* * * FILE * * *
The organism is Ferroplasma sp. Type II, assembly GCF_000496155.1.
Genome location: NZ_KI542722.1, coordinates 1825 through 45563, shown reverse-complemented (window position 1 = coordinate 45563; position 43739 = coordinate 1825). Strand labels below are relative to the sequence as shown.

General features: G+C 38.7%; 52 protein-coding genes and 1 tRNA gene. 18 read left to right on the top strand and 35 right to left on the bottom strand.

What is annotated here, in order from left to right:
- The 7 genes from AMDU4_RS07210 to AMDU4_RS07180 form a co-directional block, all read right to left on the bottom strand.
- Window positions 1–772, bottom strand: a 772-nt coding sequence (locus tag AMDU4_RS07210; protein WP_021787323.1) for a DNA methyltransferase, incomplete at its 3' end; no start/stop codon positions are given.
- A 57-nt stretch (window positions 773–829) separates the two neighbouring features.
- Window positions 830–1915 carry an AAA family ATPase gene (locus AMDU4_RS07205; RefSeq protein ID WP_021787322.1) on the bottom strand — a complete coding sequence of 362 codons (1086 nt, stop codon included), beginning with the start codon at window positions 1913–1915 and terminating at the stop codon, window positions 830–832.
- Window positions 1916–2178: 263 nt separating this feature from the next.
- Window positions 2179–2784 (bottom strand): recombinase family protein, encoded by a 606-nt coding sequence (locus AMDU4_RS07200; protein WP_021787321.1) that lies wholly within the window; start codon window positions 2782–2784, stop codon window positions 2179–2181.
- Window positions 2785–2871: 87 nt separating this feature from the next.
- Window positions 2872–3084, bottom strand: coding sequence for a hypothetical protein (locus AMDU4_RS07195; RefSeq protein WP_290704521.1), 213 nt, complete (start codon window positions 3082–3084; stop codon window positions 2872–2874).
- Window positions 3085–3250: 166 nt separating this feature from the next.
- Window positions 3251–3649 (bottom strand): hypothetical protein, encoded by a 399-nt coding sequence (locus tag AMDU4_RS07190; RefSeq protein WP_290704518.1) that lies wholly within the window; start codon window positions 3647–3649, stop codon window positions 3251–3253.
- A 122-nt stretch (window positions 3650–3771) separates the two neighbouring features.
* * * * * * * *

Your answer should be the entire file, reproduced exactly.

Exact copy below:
The organism is Ferroplasma sp. Type II, assembly GCF_000496155.1.
Genome location: NZ_KI542722.1, coordinates 1825 through 45563, shown reverse-complemented (window position 1 = coordinate 45563; position 43739 = coordinate 1825). Strand labels below are relative to the sequence as shown.

General features: G+C 38.7%; 52 protein-coding genes and 1 tRNA gene. 18 read left to right on the top strand and 35 right to left on the bottom strand.

What is annotated here, in order from left to right:
- The 7 genes from AMDU4_RS07210 to AMDU4_RS07180 form a co-directional block, all read right to left on the bottom strand.
- Window positions 1–772, bottom strand: a 772-nt coding sequence (locus tag AMDU4_RS07210; protein WP_021787323.1) for a DNA methyltransferase, incomplete at its 3' end; no start/stop codon positions are given.
- A 57-nt stretch (window positions 773–829) separates the two neighbouring features.
- Window positions 830–1915 carry an AAA family ATPase gene (locus AMDU4_RS07205; RefSeq protein ID WP_021787322.1) on the bottom strand — a complete coding sequence of 362 codons (1086 nt, stop codon included), beginning with the start codon at window positions 1913–1915 and terminating at the stop codon, window positions 830–832.
- Window positions 1916–2178: 263 nt separating this feature from the next.
- Window positions 2179–2784 (bottom strand): recombinase family protein, encoded by a 606-nt coding sequence (locus AMDU4_RS07200; protein WP_021787321.1) that lies wholly within the window; start codon window positions 2782–2784, stop codon window positions 2179–2181.
- Window positions 2785–2871: 87 nt separating this feature from the next.
- Window positions 2872–3084, bottom strand: coding sequence for a hypothetical protein (locus AMDU4_RS07195; RefSeq protein WP_290704521.1), 213 nt, complete (start codon window positions 3082–3084; stop codon window positions 2872–2874).
- Window positions 3085–3250: 166 nt separating this feature from the next.
- Window positions 3251–3649 (bottom strand): hypothetical protein, encoded by a 399-nt coding sequence (locus tag AMDU4_RS07190; RefSeq protein WP_290704518.1) that lies wholly within the window; start codon window positions 3647–3649, stop codon window positions 3251–3253.
- A 122-nt stretch (window positions 3650–3771) separates the two neighbouring features.